Business reporter, BBC News
Barclays says it has globally applicable anti-money laundering policies
Barclays Bank has had dealings with one of the world's most corrupt regimes, according to a report by the the anti-corruption campaigners Global Witness.
It says Barclays held an account for the son of the president of Equatorial Guinea long after evidence emerged that his family looted state oil revenues.
Barclays says it operates a global anti-money laundering policy.
It says it complies with "its legal and regulatory obligations in all jurisdictions in which it operates."
A US bank was closed down after it admitted breaching money laundering laws in its dealings with the regime.
The US bank, Riggs , based in Washington, DC, collapsed in 2004 after it admitted its dealings with the rulers of the country had breached US money laundering laws.
But Global Witness says that in 2007, the son of the president of Equatorial Guinea, Teodorin Obiang, still had an account with Barclays in Paris.
It says a police dossier shows that a cheque drawn on the account had been used to help buy a Ferrari 550, part of an "extravagant collection" of eight luxury sports cars he bought in France over a period of eight years.
Global Witness says Teodorin Obiang earns only $4,000 a month as minister in his father's government, but enjoys a playboy lifestyle, including a mansion in Malibu.
Teodorin Obiang has a luxurious lifestyle
It says anti-money laundering laws required banks to carry out "due diligence" to identify their customers and turn down illicitly-acquired funds, and queries what checks Barclays carried out on him, and whether it had ever filed any suspicious activity reports in relation to his account.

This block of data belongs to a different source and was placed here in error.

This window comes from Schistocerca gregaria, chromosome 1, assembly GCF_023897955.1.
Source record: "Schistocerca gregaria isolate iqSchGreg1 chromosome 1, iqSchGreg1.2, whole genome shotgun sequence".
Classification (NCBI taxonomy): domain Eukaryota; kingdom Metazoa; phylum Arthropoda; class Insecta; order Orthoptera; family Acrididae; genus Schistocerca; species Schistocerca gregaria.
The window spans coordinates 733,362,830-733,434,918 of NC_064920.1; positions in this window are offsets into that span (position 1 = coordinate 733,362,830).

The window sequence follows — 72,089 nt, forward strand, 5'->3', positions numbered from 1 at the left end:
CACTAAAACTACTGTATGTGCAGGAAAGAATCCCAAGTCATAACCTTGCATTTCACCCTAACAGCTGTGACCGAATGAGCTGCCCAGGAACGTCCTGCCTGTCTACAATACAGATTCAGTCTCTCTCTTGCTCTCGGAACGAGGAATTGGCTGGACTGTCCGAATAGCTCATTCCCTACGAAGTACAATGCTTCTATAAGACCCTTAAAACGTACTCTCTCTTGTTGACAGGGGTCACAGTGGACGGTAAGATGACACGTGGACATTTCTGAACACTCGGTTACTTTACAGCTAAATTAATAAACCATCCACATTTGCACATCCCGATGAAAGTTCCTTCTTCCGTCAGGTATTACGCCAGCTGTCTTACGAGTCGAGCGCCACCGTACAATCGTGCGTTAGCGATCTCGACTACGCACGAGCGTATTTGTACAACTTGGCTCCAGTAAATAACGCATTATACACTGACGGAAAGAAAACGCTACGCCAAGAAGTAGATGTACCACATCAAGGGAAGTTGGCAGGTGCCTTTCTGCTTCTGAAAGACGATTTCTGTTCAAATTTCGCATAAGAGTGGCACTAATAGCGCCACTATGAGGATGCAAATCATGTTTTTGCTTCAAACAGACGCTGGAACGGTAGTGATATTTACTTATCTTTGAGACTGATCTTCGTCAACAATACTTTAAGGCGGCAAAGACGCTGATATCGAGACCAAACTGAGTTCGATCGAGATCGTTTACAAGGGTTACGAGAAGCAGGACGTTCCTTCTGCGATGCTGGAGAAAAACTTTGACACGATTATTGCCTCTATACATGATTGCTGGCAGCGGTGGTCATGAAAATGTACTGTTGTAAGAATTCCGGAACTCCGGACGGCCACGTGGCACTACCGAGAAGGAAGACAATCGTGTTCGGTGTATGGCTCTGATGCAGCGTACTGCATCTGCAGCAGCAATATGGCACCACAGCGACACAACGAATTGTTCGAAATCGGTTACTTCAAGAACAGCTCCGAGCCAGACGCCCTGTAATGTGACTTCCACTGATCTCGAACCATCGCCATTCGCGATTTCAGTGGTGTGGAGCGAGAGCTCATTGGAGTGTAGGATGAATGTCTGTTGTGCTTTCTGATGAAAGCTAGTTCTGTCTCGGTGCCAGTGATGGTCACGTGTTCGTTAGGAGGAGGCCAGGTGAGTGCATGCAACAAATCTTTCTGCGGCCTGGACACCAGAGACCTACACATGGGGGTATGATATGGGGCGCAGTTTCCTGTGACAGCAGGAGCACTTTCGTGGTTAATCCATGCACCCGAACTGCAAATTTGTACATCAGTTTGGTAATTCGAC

In a statement Barclays said: "Customer confidentiality precludes us from commenting on any specific relationship or transaction or, indeed, whether we have entered into a transaction or provided financial services to a person or entity.
"We confirm that the Barclays Group has globally applicable Anti-Money Laundering policies aimed at complying with its legal and regulatory obligations in all jurisdictions in which it operates."
The case is highlighted in the Global Witness report called "Undue Diligence" which details other examples of banks dealing with suspect regimes.
President Obiang has ruled his country since 1979
It claims that dozens of British, European and Chinese banks have provided Angola's opaque national oil company with billions of dollars of oil-backed loans.
Gavin Hayman, Campaign Director, said: "The same lax regulation that created the credit crunch has let some of the world's biggest banks facilitate the looting of natural resource wealth from poor countries.
"If resources like oil and timber are to truly help lift Africa and other poor regions out of poverty, then banks must be made to stop doing business with corrupt dictators and their families."